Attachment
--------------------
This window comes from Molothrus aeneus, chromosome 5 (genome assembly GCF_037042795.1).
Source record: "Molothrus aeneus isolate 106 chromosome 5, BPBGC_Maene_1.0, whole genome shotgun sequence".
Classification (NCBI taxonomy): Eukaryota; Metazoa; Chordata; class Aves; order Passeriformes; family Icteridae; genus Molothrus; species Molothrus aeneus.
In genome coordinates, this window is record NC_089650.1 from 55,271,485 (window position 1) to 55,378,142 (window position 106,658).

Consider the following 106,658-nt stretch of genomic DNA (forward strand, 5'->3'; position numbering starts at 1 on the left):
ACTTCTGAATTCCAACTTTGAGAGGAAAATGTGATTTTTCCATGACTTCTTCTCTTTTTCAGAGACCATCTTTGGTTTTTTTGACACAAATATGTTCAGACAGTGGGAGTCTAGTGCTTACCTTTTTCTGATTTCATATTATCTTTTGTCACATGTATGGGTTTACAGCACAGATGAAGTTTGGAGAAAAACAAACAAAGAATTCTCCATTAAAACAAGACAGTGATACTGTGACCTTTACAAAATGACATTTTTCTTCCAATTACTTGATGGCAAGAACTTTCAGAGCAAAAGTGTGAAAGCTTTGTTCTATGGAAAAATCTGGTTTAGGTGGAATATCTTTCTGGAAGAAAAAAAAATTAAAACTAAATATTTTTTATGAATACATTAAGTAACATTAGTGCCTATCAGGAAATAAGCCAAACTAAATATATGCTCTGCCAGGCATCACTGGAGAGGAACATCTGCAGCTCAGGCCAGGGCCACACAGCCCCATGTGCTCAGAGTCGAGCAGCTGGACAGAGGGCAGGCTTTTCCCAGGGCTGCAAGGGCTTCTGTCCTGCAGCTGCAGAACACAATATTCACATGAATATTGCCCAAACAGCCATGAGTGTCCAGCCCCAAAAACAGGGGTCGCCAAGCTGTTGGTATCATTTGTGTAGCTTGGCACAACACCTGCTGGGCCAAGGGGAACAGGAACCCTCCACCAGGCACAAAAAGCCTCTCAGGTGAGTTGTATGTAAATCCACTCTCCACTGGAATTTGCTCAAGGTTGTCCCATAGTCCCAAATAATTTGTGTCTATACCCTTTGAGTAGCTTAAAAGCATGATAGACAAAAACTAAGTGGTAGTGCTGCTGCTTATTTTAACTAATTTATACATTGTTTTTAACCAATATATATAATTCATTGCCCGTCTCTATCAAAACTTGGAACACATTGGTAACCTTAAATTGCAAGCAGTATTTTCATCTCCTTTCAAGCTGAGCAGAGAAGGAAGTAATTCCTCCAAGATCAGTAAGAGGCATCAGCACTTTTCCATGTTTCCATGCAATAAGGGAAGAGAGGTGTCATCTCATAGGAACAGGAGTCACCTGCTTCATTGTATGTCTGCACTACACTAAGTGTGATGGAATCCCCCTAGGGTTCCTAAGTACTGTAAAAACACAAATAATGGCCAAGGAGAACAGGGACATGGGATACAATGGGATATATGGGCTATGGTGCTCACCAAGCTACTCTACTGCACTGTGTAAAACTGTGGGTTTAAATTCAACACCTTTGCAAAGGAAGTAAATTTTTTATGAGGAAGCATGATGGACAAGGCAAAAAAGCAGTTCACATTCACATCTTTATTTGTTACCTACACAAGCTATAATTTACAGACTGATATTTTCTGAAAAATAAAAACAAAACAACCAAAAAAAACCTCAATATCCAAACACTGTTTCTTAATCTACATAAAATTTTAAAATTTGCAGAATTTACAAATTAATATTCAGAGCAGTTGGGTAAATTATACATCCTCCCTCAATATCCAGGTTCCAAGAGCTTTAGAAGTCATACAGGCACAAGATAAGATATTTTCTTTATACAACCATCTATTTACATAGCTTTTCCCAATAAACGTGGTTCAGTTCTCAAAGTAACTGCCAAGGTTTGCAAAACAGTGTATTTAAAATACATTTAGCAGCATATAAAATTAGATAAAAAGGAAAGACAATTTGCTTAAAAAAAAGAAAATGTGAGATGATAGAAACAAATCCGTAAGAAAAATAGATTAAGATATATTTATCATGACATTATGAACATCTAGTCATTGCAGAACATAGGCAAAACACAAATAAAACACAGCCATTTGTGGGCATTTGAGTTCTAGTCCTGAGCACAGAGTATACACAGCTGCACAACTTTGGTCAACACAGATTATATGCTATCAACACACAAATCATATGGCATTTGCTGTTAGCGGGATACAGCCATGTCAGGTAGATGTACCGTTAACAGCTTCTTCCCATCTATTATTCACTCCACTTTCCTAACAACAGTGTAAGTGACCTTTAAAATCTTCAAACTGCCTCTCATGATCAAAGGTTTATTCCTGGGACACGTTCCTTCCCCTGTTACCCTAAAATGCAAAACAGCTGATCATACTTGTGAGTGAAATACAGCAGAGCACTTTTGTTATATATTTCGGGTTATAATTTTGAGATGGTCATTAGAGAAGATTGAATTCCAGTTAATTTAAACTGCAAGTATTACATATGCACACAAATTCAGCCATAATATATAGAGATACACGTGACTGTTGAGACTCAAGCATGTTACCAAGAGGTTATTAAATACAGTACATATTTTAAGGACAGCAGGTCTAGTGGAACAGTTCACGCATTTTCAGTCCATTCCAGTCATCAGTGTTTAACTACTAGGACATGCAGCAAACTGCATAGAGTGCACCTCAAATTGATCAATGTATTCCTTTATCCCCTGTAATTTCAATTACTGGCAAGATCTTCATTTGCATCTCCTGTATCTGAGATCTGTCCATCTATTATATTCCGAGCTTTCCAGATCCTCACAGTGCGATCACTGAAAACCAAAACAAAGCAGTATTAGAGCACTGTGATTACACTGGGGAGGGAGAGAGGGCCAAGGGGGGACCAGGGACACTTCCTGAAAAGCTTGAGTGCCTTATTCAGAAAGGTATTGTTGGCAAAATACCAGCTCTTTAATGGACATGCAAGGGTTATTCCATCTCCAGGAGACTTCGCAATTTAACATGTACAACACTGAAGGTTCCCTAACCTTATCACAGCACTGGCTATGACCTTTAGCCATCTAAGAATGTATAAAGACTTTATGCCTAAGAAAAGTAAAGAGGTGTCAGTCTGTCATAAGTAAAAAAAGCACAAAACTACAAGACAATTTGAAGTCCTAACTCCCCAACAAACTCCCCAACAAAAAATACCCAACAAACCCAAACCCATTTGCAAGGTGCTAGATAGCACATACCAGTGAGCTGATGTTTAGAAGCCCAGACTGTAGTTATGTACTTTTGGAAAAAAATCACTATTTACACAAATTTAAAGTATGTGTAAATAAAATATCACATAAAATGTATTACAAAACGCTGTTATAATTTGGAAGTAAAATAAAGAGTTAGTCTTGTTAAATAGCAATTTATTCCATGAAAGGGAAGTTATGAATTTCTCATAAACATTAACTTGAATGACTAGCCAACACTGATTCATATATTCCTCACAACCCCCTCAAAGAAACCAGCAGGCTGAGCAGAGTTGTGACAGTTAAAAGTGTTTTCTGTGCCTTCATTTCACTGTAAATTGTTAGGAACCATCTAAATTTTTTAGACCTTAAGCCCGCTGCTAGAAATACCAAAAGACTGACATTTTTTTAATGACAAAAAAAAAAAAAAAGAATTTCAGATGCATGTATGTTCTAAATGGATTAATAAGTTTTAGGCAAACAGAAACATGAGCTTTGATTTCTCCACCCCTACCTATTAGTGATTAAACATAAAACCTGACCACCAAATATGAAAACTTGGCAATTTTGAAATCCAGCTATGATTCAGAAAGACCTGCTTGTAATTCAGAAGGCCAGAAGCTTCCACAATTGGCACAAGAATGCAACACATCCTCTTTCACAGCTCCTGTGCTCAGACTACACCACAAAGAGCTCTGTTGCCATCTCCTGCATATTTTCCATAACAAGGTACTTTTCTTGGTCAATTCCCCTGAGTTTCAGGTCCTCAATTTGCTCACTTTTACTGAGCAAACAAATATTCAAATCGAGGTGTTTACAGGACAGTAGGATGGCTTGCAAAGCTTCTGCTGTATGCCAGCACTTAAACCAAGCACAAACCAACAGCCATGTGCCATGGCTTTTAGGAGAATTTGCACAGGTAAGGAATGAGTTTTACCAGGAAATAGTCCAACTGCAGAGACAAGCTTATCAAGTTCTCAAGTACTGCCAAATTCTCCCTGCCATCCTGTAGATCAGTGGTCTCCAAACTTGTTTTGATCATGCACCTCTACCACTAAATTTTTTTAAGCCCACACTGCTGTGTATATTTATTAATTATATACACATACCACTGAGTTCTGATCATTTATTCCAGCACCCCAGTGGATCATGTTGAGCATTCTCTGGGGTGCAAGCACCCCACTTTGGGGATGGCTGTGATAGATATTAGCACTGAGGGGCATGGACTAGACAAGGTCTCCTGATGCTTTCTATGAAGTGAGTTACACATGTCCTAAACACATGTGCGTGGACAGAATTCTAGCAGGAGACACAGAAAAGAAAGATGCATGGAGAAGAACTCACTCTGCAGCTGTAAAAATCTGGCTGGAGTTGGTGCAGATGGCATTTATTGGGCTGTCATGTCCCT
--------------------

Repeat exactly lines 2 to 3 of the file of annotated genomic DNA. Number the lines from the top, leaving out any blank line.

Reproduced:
Source record: "Molothrus aeneus isolate 106 chromosome 5, BPBGC_Maene_1.0, whole genome shotgun sequence".
Classification (NCBI taxonomy): Eukaryota; Metazoa; Chordata; class Aves; order Passeriformes; family Icteridae; genus Molothrus; species Molothrus aeneus.